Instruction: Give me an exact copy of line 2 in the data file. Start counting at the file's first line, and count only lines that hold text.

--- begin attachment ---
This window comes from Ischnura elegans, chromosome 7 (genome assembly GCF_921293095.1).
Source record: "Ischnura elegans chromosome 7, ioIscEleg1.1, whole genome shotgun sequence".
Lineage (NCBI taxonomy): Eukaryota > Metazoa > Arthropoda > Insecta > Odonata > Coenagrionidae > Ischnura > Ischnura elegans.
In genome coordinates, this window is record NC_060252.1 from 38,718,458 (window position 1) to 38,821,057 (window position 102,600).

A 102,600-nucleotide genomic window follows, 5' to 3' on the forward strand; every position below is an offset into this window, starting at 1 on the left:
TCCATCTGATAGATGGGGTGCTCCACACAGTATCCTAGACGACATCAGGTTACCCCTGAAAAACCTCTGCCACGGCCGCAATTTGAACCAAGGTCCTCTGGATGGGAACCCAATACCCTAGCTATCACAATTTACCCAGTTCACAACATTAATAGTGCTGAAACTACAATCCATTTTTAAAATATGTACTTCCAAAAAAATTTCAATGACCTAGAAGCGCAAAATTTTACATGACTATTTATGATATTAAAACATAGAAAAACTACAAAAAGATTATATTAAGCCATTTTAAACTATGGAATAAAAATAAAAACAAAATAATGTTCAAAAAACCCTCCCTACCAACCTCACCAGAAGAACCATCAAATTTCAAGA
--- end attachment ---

Source record: "Ischnura elegans chromosome 7, ioIscEleg1.1, whole genome shotgun sequence".